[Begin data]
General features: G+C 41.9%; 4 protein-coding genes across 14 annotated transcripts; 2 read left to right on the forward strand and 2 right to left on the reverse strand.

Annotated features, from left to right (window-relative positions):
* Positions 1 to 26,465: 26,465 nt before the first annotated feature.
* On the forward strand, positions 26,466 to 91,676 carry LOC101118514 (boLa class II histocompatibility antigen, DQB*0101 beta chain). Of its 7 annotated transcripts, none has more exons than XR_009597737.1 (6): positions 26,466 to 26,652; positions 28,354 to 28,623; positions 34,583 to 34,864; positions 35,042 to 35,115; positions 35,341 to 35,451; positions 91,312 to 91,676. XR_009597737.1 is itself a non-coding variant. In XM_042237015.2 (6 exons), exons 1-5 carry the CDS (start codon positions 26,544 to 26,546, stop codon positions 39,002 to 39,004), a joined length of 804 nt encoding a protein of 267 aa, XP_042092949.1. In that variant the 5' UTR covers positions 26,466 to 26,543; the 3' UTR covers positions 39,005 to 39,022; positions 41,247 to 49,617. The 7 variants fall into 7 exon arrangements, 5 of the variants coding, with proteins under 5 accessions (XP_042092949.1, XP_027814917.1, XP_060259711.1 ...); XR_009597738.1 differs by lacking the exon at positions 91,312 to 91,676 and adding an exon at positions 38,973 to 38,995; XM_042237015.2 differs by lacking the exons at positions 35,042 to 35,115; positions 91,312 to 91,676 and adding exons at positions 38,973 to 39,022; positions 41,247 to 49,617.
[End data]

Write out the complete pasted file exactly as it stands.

General features: G+C 41.9%; 4 protein-coding genes across 14 annotated transcripts; 2 read left to right on the forward strand and 2 right to left on the reverse strand.

Annotated features, from left to right (window-relative positions):
* Positions 1 to 26,465: 26,465 nt before the first annotated feature.
* On the forward strand, positions 26,466 to 91,676 carry LOC101118514 (boLa class II histocompatibility antigen, DQB*0101 beta chain). Of its 7 annotated transcripts, none has more exons than XR_009597737.1 (6): positions 26,466 to 26,652; positions 28,354 to 28,623; positions 34,583 to 34,864; positions 35,042 to 35,115; positions 35,341 to 35,451; positions 91,312 to 91,676. XR_009597737.1 is itself a non-coding variant. In XM_042237015.2 (6 exons), exons 1-5 carry the CDS (start codon positions 26,544 to 26,546, stop codon positions 39,002 to 39,004), a joined length of 804 nt encoding a protein of 267 aa, XP_042092949.1. In that variant the 5' UTR covers positions 26,466 to 26,543; the 3' UTR covers positions 39,005 to 39,022; positions 41,247 to 49,617. The 7 variants fall into 7 exon arrangements, 5 of the variants coding, with proteins under 5 accessions (XP_042092949.1, XP_027814917.1, XP_060259711.1 ...); XR_009597738.1 differs by lacking the exon at positions 91,312 to 91,676 and adding an exon at positions 38,973 to 38,995; XM_042237015.2 differs by lacking the exons at positions 35,042 to 35,115; positions 91,312 to 91,676 and adding exons at positions 38,973 to 39,022; positions 41,247 to 49,617.